“She spent evenings with the art books Yankel had bought for her in Lutsk, and each morning sulked over breakfast. They were good and fine, but not beautiful. No, not if I’m being honest with myself. They are only the best of what exists.”
— Jonathan Safran Foer, Everything Is Illuminated
Every year, when the journalism prizes roll around, I feel melancholy and discontent in the way of Safran Foer’s character Brod. It’s not jealousy. There’s only one year I did anything worthy of a prize, which was not the same year that I actually received a small honor.
Year after year, Big Journalism recognizes work that is neither fine nor good. It is only, at best, the best of what exists. The right way to understand the practice of journalism is not from the standard framework of the right (bias!), which is correct, but boring and mostly irrelevant. Instead, regard journalists the way scientists do, as practitioners of an art that has nothing to with their own pursuits, as scribblers with little capacity for mathematical or abstract thinking,
As a method for approaching the truth, a narrative based on two anecdotes, three half-relevant statistics, and a bit of misguided paraphrasing is no substitute for controlled experimentation. It’s not even a substitute for a decent argument. Yet mainstream journalism foregoes even this simple tool, available to all, in favor of simply pronouncing the world to be a certain way.
The Texas Tribune is guilty of this, and of misleading its readers and other journalists into believing that Houston is somehow to blame for its devastating floods. For those not familiar with the name, the Texas Tribune is a conflict of interest organized as a 501(c)3. The Austin-based conference production/journalism outfit covers state politics, and takes lots of money from people who do business in the capitol. It covers for its biggest institutional backers, such as the University of Texas, while occasionally doing serious work that doesn’t threaten its bottom line.
This year, the Texas Tribune won Peabody and Murrow awards for a collaboration with ProPublica that blamed Houston’s flooding problems on global warming and unregulated overdevelopment.
As for the idea that global warming can be definitively blamed for disastrous weather, I think Richard Lindzen, an atmospheric science professor at MIT, said it best.
“The present temptation to attribute these normally occurring events to climate change is patently dishonest,” Lindzen wrote. “Roger Pielke, Jr. actually wrote a book detailing the fact that there is no trend in virtually any extreme event (including tornados, hurricanes, droughts, floods, etc.) with some actually decreasing. Even the UN’s IPCC acknowledges that there is no basis for attributing such events to anthropogenic climate change.”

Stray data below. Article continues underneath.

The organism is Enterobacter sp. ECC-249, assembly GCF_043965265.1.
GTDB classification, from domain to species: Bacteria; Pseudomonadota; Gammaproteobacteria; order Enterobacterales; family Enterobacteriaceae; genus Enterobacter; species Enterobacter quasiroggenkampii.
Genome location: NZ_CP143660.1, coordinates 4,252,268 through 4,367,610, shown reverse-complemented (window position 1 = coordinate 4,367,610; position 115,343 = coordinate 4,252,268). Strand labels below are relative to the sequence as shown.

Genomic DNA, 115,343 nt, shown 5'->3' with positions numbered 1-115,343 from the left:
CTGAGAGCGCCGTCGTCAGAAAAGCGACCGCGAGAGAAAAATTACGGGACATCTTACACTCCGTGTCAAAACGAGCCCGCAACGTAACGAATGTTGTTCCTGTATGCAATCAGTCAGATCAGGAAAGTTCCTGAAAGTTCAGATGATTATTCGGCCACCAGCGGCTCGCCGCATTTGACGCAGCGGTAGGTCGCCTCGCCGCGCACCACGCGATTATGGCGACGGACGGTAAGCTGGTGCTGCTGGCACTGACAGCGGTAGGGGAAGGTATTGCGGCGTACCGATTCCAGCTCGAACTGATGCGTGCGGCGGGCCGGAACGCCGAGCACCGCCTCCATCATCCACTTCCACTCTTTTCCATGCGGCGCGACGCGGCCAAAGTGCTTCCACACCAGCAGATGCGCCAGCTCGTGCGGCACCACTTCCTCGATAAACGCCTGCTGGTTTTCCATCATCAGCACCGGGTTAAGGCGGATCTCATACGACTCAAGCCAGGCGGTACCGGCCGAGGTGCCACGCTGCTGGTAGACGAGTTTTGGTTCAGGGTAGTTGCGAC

But I don’t want to litigate the climate change question here. It’s the other angle, that development is to blame for the flooding, that can be refuted rather easily.
The Texas Tribune has been flogging its take in its stories and on social media in recent days, telling readers to go back and read the prize-winners if they want to understand how and why Houston is flooding. And now the narrative has taken off, with the New York Times, the Washington Post, the Economist, Newsweek, Bloomberg Businessweek and others all running with some version of this claim, as phrased by the Economist:
“Although a light touch has enabled developers to cater to the city’s rapid growth — 1.8m extra inhabitants since 2000 — it has also led to concrete being laid over vast areas of coastal prairie that used to absorb the rain.”
The idea that pavement is to blame for Houston’s flooding is, to put it simply, idiotic, even comical. The daily journalists on their deadlines haven’t had time to realize how out of their depth they are, but the Tribune has no excuse for its shoddy reporting. The committees that awarded those prizes should be ashamed of their inability to spot the obvious hole in the narrative, which has been there all along.
The turf surrounding Houston is not, in the words of the county official the Tribune singled out for abuse, a “magic sponge.” Yes, it absorbs some water. Yes, of course, impermeable surfaces produce runoff. But no, absolutely not, no way, no how, could the clay and sandy soil around Houston have absorbed this deluge. The poor absorptive capacity of our soil is a matter of record, but that didn’t really matter. Even if our turf had the absorptive capacity of the Shamwow, Hurricane Harvey would have overwhelmed it.
A study by the Harris County Flood Control District, which focused on the same Cypress Creek region that interested the Tribune, found that a residential development with 50 percent impervious cover would indeed absorb less water, creating more runoff. To be precise, the development would absorb exactly 1.79 inches less rainfall than an undeveloped property. But we got hit with up to 51.88 inches of rain during Hurricane Harvey. That’s more than rainy Seattle got all last year.
So even if the Tribune had had its anti-development agenda fully realized, it would have made no difference. The soil would have absorbed the first couple inches of rainfall, and the next 50 inches still would have had to go somewhere. Back in 1935, when the area was almost entirely covered by natural wetlands, it still got flooded.